Regardless of ideology, being perceived to be racist is a very, very upsetting thing for most people. That’s why taking a step back can help. And I do mean all the way back.
Someone absolutely invented the idea of whiteness, and it’s impossible to understand the world we live in now if we don’t understand how whiteness came to be. For that, I’d point you to a deceptively mellow podcast from Scene On Radio, the Peabody-nominated joint from the Center for Documentary Studies at Duke University.
Seeing White is a fourteen-part series on how the concept of race came to be, and how the social construct of whiteness informs a complex caste system that is all around us, all the time. (Hint: It’s linked to colonialism, capitalism, and a desperate attempt to justify enslaving other people.) Refined over centuries, it is now often invisible to the naked, white eye.
While the reported pieces are exceptional, some of the episodes are simple conversations between the white host, John Biewen, and his black friend, the journalist, professor, and artist Chenjerai Kumanyika.
Biewen has been in public radio on the race beat for a long time, and his expertise shows. But he also shows admirable vulnerability as he checks his own assumptions about race, history, and his life. Kumanyika provides a perspective that’s unwavering, honest, and generous.
Together they model a simple truth: That it’s possible to acknowledge that you’ve missed something important about how the world works – or how you operate within it – without losing face, friends, or your own future. You just have to put in the time.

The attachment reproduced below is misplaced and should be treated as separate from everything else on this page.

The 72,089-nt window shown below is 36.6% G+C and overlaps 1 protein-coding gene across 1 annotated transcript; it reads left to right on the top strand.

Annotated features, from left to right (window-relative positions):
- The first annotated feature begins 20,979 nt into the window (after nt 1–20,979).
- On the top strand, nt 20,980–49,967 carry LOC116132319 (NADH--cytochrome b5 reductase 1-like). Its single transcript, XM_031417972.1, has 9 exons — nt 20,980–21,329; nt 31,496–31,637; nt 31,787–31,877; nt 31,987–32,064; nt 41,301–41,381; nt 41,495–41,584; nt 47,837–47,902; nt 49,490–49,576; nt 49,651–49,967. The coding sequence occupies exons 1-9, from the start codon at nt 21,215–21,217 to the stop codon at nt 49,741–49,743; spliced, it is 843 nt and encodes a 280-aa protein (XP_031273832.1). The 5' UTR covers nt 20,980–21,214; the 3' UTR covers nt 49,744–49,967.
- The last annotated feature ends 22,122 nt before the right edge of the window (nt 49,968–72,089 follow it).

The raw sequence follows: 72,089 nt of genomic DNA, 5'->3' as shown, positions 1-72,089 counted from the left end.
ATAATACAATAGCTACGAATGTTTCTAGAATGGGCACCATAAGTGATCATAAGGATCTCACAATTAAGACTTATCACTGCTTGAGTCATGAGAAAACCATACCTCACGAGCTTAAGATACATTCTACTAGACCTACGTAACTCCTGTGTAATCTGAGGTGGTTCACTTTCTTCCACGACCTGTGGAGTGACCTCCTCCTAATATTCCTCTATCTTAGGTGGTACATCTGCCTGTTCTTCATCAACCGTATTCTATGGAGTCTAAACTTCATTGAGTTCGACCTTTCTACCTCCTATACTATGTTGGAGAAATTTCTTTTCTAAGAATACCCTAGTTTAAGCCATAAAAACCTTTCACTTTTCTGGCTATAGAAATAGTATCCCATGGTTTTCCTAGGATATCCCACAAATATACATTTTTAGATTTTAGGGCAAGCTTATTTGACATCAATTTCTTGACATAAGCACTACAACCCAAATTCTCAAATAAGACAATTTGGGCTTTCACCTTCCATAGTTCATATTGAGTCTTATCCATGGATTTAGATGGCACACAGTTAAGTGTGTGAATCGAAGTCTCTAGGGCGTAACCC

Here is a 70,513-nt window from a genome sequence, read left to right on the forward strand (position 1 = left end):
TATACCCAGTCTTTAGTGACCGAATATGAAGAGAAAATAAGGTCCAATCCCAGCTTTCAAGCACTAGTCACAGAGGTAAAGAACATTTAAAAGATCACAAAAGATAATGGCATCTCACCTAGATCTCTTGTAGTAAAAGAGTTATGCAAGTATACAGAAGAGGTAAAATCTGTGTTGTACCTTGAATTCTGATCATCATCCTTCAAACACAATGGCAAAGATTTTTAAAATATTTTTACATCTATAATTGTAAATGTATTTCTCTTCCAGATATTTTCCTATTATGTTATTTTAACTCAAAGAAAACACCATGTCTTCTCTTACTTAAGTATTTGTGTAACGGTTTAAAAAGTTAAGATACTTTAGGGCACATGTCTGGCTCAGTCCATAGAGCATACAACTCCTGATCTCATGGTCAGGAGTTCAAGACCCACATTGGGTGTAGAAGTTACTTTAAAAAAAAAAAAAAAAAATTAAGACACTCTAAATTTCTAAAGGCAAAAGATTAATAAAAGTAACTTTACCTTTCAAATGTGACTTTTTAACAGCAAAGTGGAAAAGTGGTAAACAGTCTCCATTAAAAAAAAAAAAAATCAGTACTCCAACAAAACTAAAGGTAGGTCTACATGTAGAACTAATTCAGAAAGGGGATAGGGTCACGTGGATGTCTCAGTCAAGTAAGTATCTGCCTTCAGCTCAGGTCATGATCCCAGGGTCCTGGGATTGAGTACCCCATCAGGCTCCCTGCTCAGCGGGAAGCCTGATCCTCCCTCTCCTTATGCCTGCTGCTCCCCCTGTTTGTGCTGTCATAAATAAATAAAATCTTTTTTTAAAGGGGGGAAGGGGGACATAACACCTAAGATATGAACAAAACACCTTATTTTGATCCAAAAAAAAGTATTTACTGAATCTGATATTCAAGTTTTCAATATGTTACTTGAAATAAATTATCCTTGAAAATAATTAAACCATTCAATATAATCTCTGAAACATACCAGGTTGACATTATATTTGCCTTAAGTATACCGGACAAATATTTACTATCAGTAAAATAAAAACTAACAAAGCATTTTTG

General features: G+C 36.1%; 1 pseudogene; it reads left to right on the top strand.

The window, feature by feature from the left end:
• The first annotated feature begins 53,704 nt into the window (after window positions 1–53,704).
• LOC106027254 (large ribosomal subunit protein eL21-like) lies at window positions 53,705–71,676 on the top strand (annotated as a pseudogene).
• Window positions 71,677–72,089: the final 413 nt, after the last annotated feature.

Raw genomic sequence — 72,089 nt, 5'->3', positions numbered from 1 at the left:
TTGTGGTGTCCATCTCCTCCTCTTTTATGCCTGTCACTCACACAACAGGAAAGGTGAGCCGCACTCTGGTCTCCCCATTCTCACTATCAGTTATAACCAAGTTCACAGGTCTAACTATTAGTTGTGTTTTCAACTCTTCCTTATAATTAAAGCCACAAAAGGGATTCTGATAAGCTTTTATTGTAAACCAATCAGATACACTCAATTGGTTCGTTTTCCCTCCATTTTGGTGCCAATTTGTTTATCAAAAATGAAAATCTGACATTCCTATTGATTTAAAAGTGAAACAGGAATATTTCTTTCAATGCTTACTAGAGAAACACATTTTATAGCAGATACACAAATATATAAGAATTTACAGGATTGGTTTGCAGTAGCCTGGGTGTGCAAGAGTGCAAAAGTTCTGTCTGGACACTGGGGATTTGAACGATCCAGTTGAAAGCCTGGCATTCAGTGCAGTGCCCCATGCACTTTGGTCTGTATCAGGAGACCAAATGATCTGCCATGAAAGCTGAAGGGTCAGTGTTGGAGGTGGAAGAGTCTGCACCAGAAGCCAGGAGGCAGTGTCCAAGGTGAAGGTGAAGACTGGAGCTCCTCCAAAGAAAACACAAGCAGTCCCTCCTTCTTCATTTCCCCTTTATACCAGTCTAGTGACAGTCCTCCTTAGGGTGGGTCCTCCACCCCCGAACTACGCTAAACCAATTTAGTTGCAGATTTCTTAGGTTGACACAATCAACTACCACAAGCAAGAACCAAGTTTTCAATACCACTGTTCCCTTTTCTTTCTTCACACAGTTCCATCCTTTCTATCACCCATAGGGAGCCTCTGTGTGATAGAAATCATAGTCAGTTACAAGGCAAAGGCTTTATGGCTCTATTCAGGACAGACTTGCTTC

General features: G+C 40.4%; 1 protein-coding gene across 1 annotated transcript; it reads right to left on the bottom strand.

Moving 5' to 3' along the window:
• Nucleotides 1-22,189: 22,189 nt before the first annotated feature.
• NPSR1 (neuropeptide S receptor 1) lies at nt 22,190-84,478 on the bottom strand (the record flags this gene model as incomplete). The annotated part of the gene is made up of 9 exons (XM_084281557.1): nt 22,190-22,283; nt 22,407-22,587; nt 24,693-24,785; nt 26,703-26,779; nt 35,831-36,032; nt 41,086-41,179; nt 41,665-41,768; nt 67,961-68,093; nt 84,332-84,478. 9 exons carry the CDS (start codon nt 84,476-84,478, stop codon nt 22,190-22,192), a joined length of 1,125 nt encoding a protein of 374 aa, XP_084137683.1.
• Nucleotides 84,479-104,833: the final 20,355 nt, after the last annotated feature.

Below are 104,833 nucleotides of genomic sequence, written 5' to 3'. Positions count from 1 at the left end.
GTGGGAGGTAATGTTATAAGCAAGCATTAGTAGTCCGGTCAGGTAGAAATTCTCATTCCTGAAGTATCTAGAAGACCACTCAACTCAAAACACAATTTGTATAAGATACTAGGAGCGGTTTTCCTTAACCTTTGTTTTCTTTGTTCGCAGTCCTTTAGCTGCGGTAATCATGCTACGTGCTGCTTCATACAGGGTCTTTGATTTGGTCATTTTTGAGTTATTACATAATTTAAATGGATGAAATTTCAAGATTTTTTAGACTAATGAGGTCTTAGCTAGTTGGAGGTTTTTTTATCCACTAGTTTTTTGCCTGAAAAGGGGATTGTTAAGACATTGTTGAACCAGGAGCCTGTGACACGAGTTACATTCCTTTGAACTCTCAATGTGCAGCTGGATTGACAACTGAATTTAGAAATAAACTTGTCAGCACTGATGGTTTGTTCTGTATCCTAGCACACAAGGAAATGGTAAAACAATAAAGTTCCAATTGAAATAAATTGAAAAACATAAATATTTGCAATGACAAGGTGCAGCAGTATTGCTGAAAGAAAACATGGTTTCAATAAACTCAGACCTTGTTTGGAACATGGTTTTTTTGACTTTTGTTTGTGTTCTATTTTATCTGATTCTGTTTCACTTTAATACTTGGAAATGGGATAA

|Understanding McKinsey’s presence in Puerto Rico|
|Puerto Rico’s problems seem only to have grown in the last few years, a combination of natural and human-caused disasters that have put the island deeply in debt and political turmoil. Enter global management consultancy McKinsey & Company. “I mean, it’s basically a management crisis,” senior partner Bertil Chappuis says. McKinsey now has an outsized presence on the island, and consultants been directing budget cuts and making other management decisions. But concerns of conflicts, like the millions that the firm reportedly invested in Puerto Rican bonds through their internal hedge fund, have observers worried that the billion dollar arrangement will mean more trouble for the island. Andrew Rice of New York Magazine worked with Luis Valentin Ortiz of the Puerto Rican focused publication Centro de Periodismo Investigativo for this story. You can read the Spanish-language version here.|
|New York Magazine|
|A Silicon Valley experiment to redesign education is getting mixed reviews|
|Summit Learning is an online “personalized learning” platform developed by Facebook engineers and funded by Facebook’s Mark Zuckerberg, and his pediatrician wife, Priscilla Chan. Its goal was to provide an affordable way to offer quality education for students in underfunded schools, but not all families in the pilot programs have been happy. The system, which is free, requires kids to learn mostly on their own, tethered to laptops for their quizzes and lessons. Kids are complaining of health-related issues, alienation and stress. “We’re allowing the computers to teach and the kids all looked like zombies,” said one Kansas parent.|